Depending on where you are, average maximum temperatures can vary from 80°F (27°C; Cape Town) to 90°F (32°C; Kruger National Park) in the summer, and from an average 69°F (21°C; Cape Town) to 77°F (25°C; Durban) in winter. While summer is the most popular time, high humidity in KwaZulu-Natal can make for muggy days, and gale-force winds often occur in Cape Town and Port Elizabeth. Winter visitors would be well advised to pack warm clothes, despite higher average temperatures than in the United States or Europe. South African buildings are not geared for the cold; insulation is low on the priority list, and central heating is nonexistent. Temperatures in the interior fluctuate wildly in winter; you’re best off layering.
South Africa is generally considered an arid region; two-thirds of the country receives less than 500mm (20 in.) of rain a year. In the interior, rain usually falls in the summer, and spectacular thunderstorms and the smell of damp earth bring great relief from the searing heat. The Garden Route enjoys rain year-round, usually at night. In Cape Town and surrounds, the rain falls mostly in the winter, when the gray skies are a perfect foil for the burnt-orange strelitzias, pink proteas, and fields of white arum lilies — and an equally good accompaniment to crackling fires and fine South African red wines.
If you are traveling during the South African school holidays, make sure you book your accommodations well in advance. (Check exact school holiday dates with South African Tourism, as provinces differ, but they usually run 4 weeks in Dec and Jan, 2 weeks in Apr, 3 weeks in June and July, and 1 week in Sept.) Flights can also be impossible to find, particularly over the Christmas holidays. Easter holidays (usually late Mar to mid-Apr) can also be busy, while the Kruger is almost always packed during the winter vacation (mid-June to mid-July). There’s another short school break in spring, from late September to October 7.
Zimbabwe and Zambia’s climates are similar to that in South Africa’s northern provinces, with a rainy season in summer, mostly between December and mid-March. Summers are warm to hot (late Oct-Dec can be uncomfortable), and winters are mild. Malaria is still a danger in many areas. There are tsetse flies in parts of the Zambezi Valley and in the southeast. And certain rivers, lakes, and dams are infected with bilharzia. Victoria Falls are often at their fullest around mid-April, at the end of the rainy season (Nov-Apr), though this is also when the mist created by the falling water may obscure the view and malaria-carrying mosquitoes are at their most prolific. Temperatures range from 90°F (32°C) in October and November to 60°F (16°C) in June and July. Many think the best time to see the falls is from August to December, when the view is clearer (though the flow of the water is at its lowest). June through December is high season for many of the upmarket lodges, which raise their prices during these months. You are unlikely to be affected by public holidays.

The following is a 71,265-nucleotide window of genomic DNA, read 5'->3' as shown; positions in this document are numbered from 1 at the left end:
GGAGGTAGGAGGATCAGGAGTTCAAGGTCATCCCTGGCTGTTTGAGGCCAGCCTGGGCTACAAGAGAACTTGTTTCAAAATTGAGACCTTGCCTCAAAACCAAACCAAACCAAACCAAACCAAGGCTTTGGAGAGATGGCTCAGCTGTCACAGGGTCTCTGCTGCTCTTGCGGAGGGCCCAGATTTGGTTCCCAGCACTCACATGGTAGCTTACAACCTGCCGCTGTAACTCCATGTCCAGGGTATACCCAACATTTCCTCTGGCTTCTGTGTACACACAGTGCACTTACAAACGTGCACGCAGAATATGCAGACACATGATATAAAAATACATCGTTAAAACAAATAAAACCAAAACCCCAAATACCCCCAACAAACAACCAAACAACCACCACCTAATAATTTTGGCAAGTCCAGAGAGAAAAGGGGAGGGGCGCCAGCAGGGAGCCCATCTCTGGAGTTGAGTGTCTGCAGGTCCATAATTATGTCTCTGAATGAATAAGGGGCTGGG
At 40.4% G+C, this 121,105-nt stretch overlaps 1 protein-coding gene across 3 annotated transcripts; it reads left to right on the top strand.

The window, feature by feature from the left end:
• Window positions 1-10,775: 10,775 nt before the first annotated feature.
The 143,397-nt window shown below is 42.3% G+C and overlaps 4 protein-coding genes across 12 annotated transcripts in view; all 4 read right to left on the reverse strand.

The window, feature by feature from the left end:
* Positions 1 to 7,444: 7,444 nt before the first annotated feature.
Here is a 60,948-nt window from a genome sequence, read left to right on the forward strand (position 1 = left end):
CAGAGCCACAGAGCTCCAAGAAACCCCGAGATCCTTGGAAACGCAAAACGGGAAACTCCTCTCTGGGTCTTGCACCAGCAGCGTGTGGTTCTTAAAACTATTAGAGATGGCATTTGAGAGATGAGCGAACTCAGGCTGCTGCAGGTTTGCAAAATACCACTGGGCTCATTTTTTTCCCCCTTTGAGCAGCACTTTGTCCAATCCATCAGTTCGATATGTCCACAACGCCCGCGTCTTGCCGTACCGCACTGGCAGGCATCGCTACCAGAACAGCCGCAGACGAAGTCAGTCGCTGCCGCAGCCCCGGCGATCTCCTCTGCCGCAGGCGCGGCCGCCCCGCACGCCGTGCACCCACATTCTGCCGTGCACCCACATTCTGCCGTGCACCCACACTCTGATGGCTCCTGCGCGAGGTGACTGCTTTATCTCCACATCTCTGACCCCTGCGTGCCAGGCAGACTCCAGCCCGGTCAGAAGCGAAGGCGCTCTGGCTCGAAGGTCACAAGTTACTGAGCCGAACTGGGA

Botswana has a pleasant, temperate climate with low humidity, with a maximum mean temperature of 91°F (33°C) in January and a minimum mean temperature of 38°F (4°C) in June. There are effectively two seasons: summer (Sept-Apr), with frequent rains and thunderstorms, and winter (May-Aug), with cold and dry days and nights. Rainfalls make the summer months a great time to visit the delta if you’re interested in birds and plants, but it can get very hot. From April to September, the days are mild to warm, but temperatures drop sharply at night and early in the morning, particularly around June and July. Most consider these 2 months the best time to visit the delta, when the rain that falls on the Angolan bushveld plains seeps down to create what is referred to as the “flood.” At this time, water lilies bloom, countless aquatic creatures frolic in the water, and a huge diversity of game from the surrounding dry areas moves into the delta. You are unlikely to be affected by public holidays.
Note. This information was accurate when it was published, but can change without notice. Please be sure to confirm all rates and details directly with the companies in question before planning your trip.